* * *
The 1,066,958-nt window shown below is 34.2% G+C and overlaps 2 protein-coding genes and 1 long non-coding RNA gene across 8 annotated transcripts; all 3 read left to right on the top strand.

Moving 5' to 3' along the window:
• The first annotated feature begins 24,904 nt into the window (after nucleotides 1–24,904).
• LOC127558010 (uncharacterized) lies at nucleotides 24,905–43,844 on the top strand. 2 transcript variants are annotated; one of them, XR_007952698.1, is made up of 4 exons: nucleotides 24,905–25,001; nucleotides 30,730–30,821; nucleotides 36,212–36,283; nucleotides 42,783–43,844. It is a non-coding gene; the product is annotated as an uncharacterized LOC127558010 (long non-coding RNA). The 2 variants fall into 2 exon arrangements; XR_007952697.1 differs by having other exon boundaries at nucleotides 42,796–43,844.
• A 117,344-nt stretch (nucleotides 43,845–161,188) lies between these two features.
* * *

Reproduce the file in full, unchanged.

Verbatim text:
The 1,066,958-nt window shown below is 34.2% G+C and overlaps 2 protein-coding genes and 1 long non-coding RNA gene across 8 annotated transcripts; all 3 read left to right on the top strand.

Moving 5' to 3' along the window:
• The first annotated feature begins 24,904 nt into the window (after nucleotides 1–24,904).
• LOC127558010 (uncharacterized) lies at nucleotides 24,905–43,844 on the top strand. 2 transcript variants are annotated; one of them, XR_007952698.1, is made up of 4 exons: nucleotides 24,905–25,001; nucleotides 30,730–30,821; nucleotides 36,212–36,283; nucleotides 42,783–43,844. It is a non-coding gene; the product is annotated as an uncharacterized LOC127558010 (long non-coding RNA). The 2 variants fall into 2 exon arrangements; XR_007952697.1 differs by having other exon boundaries at nucleotides 42,796–43,844.
• A 117,344-nt stretch (nucleotides 43,845–161,188) lies between these two features.